in early September, Gerard Kleisterlee,
President & CEO, Royal Philips Electronics, descended on
India along with his entire board of management and key members
of the Group Management Committee, it was difficult not to take
notice. After all, this wasn't just Kleisterlee's first visit to
India since taking over in April 2001, it's for the first time that
such a team of management heavyweights from the Netherlands-based
technology powerhouse was visiting the country. The 57-year-old
CEO visited Delhi, Mumbai, Bangalore, and Hyderabad during his week-long
whistle-stop visit to get a grip of the progress that Philips has
made in the Indian market, and the potential that exists. In between
he found time for this exclusive interview with BT's .
What significance should we assume from
this visit of the entire board of management of Philips?
One reason for the visit has to do with India,
another part has to do with the change in the way our board works.
India is the second largest economy in Asia, and Asia, in general,
is an area of growth for us. We grow in double digits in Asia and
we can't say that about Europe unfortunately. Later in the year
we will also visit China. It is important for us to have a collective
experience, and not just of one or a few, in order to understand
the dynamics of an economy and of a society. Therefore we have come
with the whole board. We have met with a couple of a dozen of business
leaders, both collectively and individually, we've talked with our
employees, seen our operations, we've had an opportunity to meet
with your President in Delhi and listen to his vision for the country.
We hope all this will give us a good understanding of the opportunities
for Philips in India, a better chance of capturing these opportunities,
and in the process find out what contributions Philips can make
to the development of the Indian economy and society.
lighting operations are the most competitive in the world''
So what are the learnings that you will be
The first thing we feel is that India is a country
of contrasts where you have a fairly sizable number of households
with a good income, and that prosperity compares well with Western
developed countries. So that's a part of the market we can cater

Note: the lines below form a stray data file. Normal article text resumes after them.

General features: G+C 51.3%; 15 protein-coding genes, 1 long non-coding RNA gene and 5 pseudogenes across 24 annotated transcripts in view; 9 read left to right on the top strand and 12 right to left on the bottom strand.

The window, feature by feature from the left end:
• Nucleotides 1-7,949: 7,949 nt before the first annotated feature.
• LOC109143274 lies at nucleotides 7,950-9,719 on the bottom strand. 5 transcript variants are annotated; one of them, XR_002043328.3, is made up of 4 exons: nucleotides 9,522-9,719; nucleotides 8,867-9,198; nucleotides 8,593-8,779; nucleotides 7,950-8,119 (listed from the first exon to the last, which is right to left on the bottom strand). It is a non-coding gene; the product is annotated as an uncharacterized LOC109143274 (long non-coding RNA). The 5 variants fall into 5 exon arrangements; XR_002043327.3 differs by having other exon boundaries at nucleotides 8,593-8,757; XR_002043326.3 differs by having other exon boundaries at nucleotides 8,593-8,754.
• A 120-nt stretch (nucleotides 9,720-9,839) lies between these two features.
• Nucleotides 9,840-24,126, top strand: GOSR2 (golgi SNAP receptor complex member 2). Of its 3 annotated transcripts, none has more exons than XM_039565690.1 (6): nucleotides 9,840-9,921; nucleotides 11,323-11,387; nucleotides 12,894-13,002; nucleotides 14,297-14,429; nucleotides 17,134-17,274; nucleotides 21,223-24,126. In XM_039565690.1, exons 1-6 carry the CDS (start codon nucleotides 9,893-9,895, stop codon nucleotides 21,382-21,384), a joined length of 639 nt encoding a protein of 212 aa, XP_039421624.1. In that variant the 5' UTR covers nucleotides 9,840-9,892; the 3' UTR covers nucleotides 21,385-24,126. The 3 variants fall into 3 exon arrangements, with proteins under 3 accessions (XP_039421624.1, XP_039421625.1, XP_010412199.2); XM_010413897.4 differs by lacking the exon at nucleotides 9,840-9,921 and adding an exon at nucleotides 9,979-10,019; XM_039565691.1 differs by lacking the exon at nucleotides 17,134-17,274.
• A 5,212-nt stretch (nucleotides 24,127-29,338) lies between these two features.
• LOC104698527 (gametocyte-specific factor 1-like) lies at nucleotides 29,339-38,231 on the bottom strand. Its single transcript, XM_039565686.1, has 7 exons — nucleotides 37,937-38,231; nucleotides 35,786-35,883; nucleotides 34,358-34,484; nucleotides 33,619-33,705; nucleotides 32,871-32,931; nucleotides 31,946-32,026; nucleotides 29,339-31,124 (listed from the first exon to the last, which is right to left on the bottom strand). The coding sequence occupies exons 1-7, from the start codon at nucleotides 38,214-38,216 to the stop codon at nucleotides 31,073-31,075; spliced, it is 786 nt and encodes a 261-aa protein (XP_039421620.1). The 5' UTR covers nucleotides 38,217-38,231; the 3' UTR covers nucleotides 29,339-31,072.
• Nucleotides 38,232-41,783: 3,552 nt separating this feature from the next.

to with, you can say, our normal product range, the one we sell
in the rest of Asia, Europe and the US. And then there is another
part of India with around 120 million households that is at the
bottom of the income pyramid. They have very different needs, very
basic needs-access to healthcare, education, and communication.
And what we try to understand from some interesting insights is
how we can apply technology in a different way, in a unique way
to also address the needs of this group of people with the use of
technology, and at price levels that are affordable to them.
Accessibility and affordability...these
seem to be the buzzwords. How far has Philips reached in providing
a product or service that could meet these two objectives?
I'll give you an example: Half of the Indian
households did not have a radio. We have developed for the local
market a very basic radio function at the price point of $5. That
gives people an immediate opportunity to become a part of the connected
world, to listen to information, to listen to music. Another example:
Clean drinking water is a big problem. Purification through ultra-violet
light technology is something we are already providing to some players
in the market. Then the other problem that people in rural areas
have is little or no access to electricity. And we are into solar
energy too. We cannot produce solar panels ourselves, but we do
all the electronics and technology that can make solar energy usable
in a practical way. If we combine some of these things-solar energy
power, DC current control and UV light water treatment-we can bring
clean drinking water to many millions of people. We can link with
a number of healthcare units by working together with NGOs and the
medical profession in this country and see how we can use technology